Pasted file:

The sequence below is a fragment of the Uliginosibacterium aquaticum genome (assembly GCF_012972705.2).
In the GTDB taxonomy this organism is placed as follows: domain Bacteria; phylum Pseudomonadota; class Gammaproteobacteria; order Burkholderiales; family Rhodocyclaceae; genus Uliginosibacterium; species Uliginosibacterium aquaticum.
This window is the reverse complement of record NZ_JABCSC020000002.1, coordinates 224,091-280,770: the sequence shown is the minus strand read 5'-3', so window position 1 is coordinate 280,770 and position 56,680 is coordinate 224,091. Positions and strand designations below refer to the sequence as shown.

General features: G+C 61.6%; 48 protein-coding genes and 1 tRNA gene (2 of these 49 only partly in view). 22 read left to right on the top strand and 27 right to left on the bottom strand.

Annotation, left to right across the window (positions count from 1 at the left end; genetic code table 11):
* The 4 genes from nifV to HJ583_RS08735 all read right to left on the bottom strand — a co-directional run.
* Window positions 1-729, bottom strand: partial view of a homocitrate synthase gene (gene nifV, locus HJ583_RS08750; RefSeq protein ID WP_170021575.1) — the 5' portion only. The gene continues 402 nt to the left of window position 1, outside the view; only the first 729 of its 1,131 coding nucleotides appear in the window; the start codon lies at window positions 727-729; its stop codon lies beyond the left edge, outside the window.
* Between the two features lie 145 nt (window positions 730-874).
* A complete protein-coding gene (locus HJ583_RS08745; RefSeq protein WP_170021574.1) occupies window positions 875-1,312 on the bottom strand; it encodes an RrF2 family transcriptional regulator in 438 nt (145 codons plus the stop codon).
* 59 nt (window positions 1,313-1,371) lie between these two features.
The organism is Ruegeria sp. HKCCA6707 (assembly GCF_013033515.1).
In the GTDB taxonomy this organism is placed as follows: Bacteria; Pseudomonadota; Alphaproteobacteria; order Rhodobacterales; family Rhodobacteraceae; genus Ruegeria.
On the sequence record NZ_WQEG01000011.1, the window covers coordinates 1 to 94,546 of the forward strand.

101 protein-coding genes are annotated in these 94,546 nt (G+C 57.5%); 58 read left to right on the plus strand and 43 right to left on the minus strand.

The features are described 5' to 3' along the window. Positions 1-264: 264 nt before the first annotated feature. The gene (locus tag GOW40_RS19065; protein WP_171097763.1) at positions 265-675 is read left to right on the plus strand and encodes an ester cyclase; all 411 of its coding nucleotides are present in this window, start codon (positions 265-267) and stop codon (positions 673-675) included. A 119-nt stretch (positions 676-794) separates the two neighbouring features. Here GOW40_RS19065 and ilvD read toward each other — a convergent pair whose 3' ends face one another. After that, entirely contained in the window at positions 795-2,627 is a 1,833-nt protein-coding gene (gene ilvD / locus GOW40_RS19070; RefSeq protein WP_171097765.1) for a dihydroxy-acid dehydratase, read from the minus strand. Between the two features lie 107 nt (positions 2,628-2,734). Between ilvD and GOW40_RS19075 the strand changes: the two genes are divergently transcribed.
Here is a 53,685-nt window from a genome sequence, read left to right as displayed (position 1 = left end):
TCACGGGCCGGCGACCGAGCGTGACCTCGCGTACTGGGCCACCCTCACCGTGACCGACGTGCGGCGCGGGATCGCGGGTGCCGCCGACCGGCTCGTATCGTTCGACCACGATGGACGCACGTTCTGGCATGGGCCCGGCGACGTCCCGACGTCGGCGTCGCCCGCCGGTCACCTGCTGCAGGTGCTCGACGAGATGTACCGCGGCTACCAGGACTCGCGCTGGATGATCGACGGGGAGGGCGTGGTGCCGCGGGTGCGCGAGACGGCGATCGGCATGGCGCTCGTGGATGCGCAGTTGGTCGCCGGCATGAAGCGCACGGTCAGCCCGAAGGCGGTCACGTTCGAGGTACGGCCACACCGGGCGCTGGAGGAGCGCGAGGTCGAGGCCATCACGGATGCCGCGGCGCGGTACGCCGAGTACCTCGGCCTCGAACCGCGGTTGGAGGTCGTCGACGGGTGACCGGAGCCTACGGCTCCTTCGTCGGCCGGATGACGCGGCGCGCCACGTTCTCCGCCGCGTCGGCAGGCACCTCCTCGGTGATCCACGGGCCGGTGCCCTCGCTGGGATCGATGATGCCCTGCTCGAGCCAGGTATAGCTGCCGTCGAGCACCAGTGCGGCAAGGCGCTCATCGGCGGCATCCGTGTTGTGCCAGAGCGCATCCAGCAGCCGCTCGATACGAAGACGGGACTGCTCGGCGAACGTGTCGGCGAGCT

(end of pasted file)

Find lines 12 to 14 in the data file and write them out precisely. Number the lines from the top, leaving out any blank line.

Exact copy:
In the GTDB taxonomy this organism is placed as follows: Bacteria; Pseudomonadota; Alphaproteobacteria; order Rhodobacterales; family Rhodobacteraceae; genus Ruegeria.
On the sequence record NZ_WQEG01000011.1, the window covers coordinates 1 to 94,546 of the forward strand.

101 protein-coding genes are annotated in these 94,546 nt (G+C 57.5%); 58 read left to right on the plus strand and 43 right to left on the minus strand.